Another reason I wear a full face!
The "Hurt" Study
Motorcycle Accident Cause Factors and Identification of
Countermeasures, Volume 1: Technical Report, Hurt, H.H., Ouellet, J.V.
and Thom, D.R., Traffic Safety Center, University of Southern California,
Los Angeles, California 90007, Contract No. DOT HS-5-01160, January 1981
The Hurt study, published in 1981, was a ground-breaking report on the causes
and effects of motorcycle accidents. Although more than 15 years old at this
time, the study still offers riders insight into the statistics regarding
motorcycle accidents and tips on safer riding.
With funds from the National Highway Traffic Safety Administration, researcher Harry Hurt (from which the study gets its common name) of the University of Southern California,
investigated almost every aspect of 900 motorcycle accidents in the Los Angeles
area. Additionally, Hurt and his staff analyzed 3,600 motorcycle traffic
accident reports in the same geographic area.
This is the same study that is frequently quoted in the MSF rider safety
A complete non-summarized version of this document is available
from the National Technical Information Service (NTIS) by ordering document
number PB81-206443/LL. The cost is $84.00 each per document plus $5.00 handling
per order. For more information, call the NTIS Sales Desk at 1-800-553-NTIS or
Summary of Findings
Throughout the accident and exposure data there are special
observations which relate to accident and injury causation and characteristics
of the motorcycle accidents studied. These findings are summarized as follows:
Approximately three-fourths of these motorcycle accidents involved
collision with another vehicle, which was most usually a passenger
Approximately one-fourth of these motorcycle accidents were single vehicle
accidents involving the motorcycle colliding with the roadway or some fixed
object in the environment.
Vehicle failure accounted for less than 3% of these motorcycle accidents,
and most of those were single vehicle accidents where control was lost due
to a puncture flat.
In the single vehicle accidents, motorcycle rider error was present as the
accident precipitating factor in about two-thirds of the cases, with the
typical error being a slide-out and fall due to over-braking or running wide
on a curve due to excess speed or under-cornering.
Roadway defects (pavement ridges, potholes, etc.) were the accident cause
in 2% of the accidents; animal involvement was 1% of the accidents.
In the multiple vehicle accidents, the driver of the other vehicle
violated the motorcycle right-of-way and caused the accident in two-thirds
of those accidents.
The failure of motorists to detect and recognize motorcycles in traffic is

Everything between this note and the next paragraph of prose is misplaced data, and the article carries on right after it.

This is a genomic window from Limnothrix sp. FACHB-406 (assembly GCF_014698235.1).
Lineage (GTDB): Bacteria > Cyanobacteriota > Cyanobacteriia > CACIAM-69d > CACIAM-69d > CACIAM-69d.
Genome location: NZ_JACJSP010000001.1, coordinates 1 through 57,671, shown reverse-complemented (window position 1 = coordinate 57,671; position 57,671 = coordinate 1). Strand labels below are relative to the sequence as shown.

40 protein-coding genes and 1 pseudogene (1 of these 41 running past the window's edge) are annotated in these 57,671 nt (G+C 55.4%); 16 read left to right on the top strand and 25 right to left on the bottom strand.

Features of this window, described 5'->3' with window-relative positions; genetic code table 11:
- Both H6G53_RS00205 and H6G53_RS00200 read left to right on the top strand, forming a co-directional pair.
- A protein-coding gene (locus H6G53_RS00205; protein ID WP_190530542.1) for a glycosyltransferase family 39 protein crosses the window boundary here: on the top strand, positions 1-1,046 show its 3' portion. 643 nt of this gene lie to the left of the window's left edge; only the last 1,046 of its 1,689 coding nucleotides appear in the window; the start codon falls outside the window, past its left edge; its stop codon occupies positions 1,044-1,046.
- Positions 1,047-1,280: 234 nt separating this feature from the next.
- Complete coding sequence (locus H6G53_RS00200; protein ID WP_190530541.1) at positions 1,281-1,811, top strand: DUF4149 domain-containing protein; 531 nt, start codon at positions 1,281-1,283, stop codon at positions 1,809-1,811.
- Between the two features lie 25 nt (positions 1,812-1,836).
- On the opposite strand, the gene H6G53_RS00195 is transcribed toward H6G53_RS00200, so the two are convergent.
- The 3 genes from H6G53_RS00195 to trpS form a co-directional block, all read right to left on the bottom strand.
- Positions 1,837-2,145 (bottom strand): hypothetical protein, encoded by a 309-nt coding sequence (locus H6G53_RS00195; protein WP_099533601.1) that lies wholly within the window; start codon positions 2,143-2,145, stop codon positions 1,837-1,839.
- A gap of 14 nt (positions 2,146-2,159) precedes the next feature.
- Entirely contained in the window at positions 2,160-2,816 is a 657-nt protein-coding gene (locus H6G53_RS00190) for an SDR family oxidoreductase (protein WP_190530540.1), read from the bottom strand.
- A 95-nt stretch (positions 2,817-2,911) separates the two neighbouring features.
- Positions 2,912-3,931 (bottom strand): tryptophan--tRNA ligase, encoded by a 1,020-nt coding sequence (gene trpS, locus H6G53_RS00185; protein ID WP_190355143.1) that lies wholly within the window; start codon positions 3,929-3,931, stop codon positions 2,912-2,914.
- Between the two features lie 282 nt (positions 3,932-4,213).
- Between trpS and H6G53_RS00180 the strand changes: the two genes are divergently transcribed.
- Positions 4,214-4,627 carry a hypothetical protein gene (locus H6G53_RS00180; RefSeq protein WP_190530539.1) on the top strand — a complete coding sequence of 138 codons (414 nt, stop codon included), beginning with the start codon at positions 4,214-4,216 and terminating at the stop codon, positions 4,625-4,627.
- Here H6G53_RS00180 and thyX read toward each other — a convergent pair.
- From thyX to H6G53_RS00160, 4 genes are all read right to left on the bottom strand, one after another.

the predominating cause of motorcycle accidents. The driver of the other
vehicle involved in collision with the motorcycle did not see the motorcycle
before the collision, or did not see the motorcycle until too late to avoid
Deliberate hostile action by a motorist against a motorcycle rider is a
rare accident cause. The most frequent accident configuration is the
motorcycle proceeding straight then the automobile makes a left turn in
front of the oncoming motorcycle.
Intersections are the most likely place for the motorcycle accident, with
the other vehicle violating the motorcycle right-of-way, and often violating
Weather is not a factor in 98% of motorcycle accidents.
Most motorcycle accidents involve a short trip associated with shopping,
errands, friends, entertainment or recreation, and the accident is likely to
happen in a very short time close to the trip origin.
The view of the motorcycle or the other vehicle involved in the accident
is limited by glare or obstructed by other vehicles in almost half of the
multiple vehicle accidents.
Conspicuity of the motorcycle is a critical factor in the multiple vehicle
accidents, and accident involvement is significantly reduced by the use of
motorcycle headlamps (on in daylight) and the wearing of high visibility
yellow, orange or bright red jackets.
Fuel system leaks and spills were present in 62% of the motorcycle
accidents in the post-crash phase. This represents an undue hazard for fire.
The median pre-crash speed was 29.8 mph, and the median crash speed was
21.5 mph, and the one-in-a-thousand crash speed is approximately 86 mph.
The typical motorcycle pre-crash lines-of-sight to the traffic hazard
portray no contribution of the limits of peripheral vision; more than
three-fourths of all accident hazards are within 45deg of either side of
Conspicuity of the motorcycle is most critical for the frontal surfaces of
the motorcycle and rider.
Vehicle defects related to accident causation are rare and likely to be
due to deficient or defective maintenance.
Motorcycle riders between the ages of 16 and 24 are significantly
overrepresented in accidents; motorcycle riders between the ages of 30 and
50 are significantly underrepresented. Although the majority of the
accident-involved motorcycle riders are male (96%), the female motorcycles
riders are significantly overrepresented in the accident data.
Craftsmen, laborers, and students comprise most of the accident-involved
motorcycle riders. Professionals, sales workers, and craftsmen are
underrepresented and laborers, students and unemployed are overrepresented
in the accidents.
Motorcycle riders with previous recent traffic citations and accidents are
overrepresented in the accident data.
The motorcycle riders involved in accidents are essentially without
training; 92% were self-taught or learned from family or friends. Motorcycle